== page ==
According to PATH, an international non-profit organization that transforms global health through innovation and reported by Medical News Today on Friday, ten health care innovations, if brought to scale immediately in low-resource countries, could have the potential to save the lives of some 1.2 million mothers and children in 2015.
Many women in third world and developing countries are not afforded the health care they need during pregnancy and birth, resulting in high percentages of infant and maternal mortality.
The ten, identified by international experts from hundreds of candidates, are ready to be deployed where they are needed most by the end of 2015, according to a new publication, breakthrough innovations that can save women and children now.
Tore Godal, M.D., Ph.D., special advisor to the Prime Minister of Norway and a leader behind the push for innovation puts it another way.
"If we are going to make further progress on reducing death and illness of poor women, their newborns and children, we will need to ensure access to these innovations in hard to reach pockets of very poor, marginalized populations."
Supporting the drive for innovation are governments, multinational agencies, non-governmental organizations, the private sector and health care workers, who are coming together to avert the deaths of children and women. The ongoing efforts involve both making better use of commodities, equipment and health workers already in place and finding ways to adapt these innovations where most needed. Here are the ten innovations:
- Kit Yamoyo is a kit that packages anti-diarrheal treatments with zinc and oral rehydration solution (ORS), along with soap, in a container that doubles as a measuring and mixing cup. The kit is designed to fit over Coca Cola bottles in delivery cartons.
- Anti-Shock Garment. This non-pneumatic anti-shock garment wraps around the lower part of the body to stop excessive bleeding after childbirth and keeps blood in vital organs until the mother can receive treatment at an emergency care facility.
- Low-Cost Antiseptic. Chlorhexidine is a low-cost antiseptic that prevents infections that can enter an infant's body through newly cut umbilical cords.
- Rotovac is a new vaccine to prevent rotavirus related diarrhea, which is common in developing countries. The vaccine, delivered with ORS and zinc, could virtually eliminate diarrhea deaths.
- The Backpack-PLUS delivers essential commodities that community health workers need to do their jobs at the "last mile" of delivery. The toolkit includes medicines such as zinc, ORS, antibiotics and anti-malarial drugs.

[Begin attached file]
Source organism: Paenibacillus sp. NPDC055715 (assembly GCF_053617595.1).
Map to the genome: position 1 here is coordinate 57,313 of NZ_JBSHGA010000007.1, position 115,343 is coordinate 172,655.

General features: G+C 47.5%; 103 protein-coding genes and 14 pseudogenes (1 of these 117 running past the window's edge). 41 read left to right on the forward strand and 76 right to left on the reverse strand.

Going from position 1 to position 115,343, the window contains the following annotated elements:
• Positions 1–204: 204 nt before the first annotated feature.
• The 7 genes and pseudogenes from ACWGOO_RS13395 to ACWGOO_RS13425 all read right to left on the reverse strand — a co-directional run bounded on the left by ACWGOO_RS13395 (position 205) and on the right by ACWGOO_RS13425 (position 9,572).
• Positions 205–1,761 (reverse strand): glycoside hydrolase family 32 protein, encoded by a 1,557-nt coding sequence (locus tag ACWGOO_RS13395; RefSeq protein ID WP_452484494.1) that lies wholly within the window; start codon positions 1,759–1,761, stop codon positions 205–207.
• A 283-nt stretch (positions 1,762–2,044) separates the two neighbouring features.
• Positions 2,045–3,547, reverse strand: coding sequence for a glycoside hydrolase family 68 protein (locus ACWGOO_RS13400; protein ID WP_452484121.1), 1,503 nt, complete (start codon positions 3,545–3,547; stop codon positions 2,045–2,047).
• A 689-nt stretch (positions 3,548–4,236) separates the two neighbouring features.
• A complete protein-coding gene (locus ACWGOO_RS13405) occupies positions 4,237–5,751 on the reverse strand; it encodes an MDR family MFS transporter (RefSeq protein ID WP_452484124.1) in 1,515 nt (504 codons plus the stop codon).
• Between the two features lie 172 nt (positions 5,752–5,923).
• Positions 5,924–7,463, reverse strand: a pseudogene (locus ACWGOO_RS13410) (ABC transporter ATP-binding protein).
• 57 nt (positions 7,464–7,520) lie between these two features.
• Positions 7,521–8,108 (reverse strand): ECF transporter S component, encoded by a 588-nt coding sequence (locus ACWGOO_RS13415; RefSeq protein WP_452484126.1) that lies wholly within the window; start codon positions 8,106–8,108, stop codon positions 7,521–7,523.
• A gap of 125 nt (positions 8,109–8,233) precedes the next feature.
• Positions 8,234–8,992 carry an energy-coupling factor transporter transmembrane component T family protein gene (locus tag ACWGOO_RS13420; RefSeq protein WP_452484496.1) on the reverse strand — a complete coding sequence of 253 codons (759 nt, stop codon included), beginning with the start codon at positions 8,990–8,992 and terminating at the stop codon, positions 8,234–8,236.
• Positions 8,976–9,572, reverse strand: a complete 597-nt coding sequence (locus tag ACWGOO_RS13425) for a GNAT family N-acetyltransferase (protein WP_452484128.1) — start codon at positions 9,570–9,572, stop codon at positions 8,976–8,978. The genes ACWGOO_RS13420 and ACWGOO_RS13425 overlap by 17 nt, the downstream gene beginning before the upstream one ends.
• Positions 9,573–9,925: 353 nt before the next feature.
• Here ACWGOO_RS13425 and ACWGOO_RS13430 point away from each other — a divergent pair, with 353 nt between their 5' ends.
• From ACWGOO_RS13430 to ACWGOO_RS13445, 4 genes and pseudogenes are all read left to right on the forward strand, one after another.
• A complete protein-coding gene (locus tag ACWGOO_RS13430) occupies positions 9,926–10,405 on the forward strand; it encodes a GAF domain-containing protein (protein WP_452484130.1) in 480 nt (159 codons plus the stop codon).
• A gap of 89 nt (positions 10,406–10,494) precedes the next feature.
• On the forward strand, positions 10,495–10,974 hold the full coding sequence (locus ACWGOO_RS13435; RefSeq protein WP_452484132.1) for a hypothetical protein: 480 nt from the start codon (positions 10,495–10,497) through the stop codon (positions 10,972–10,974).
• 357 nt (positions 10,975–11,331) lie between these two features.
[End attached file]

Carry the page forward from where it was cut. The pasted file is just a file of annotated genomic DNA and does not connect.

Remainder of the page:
- Helping Babies Breathe, an initiative of the American Academy of Pediatrics and others, is working to train one million birth attendants to ensure every baby's first breath, no matter where they are born.
- Bubble CPAP, a bubble continuous positive airway device, saves lives of babies with severe respiratory illness, including pneumonia, by forcing oxygen into babies' lungs.
- Phone Oximeter, a low-cost, mobile phone-based monitoring device that measures blood oxygen levels can help front-line health workers diagnose and manage pre-eclampsia and pneumonia.
- Sayana Press is an inexpensive contraceptive packaged in a prefilled, single dose injection system called Uniject. The device can be used by less skilled health workers after minimal training and is effective for three months.
- Magnesium sulfate is the most effective treatment to stop severe pre-eclampsia and eclampsia - pregnancy-related conditions that are the second-leading cause of maternal death.
Innovation supporters estimate that $1 billion will be needed to implement these and other innovations.
The money is available through the more than $45 billion in financial commitments to support the United Nations Millennium Development Goals (MDGs) for reducing childhood deaths by two-thirds (MDG 4) and maternal deaths by three quarters (MDG 5) by 2015.
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Emily Sutherlin is also the Pregnancy Examiner.
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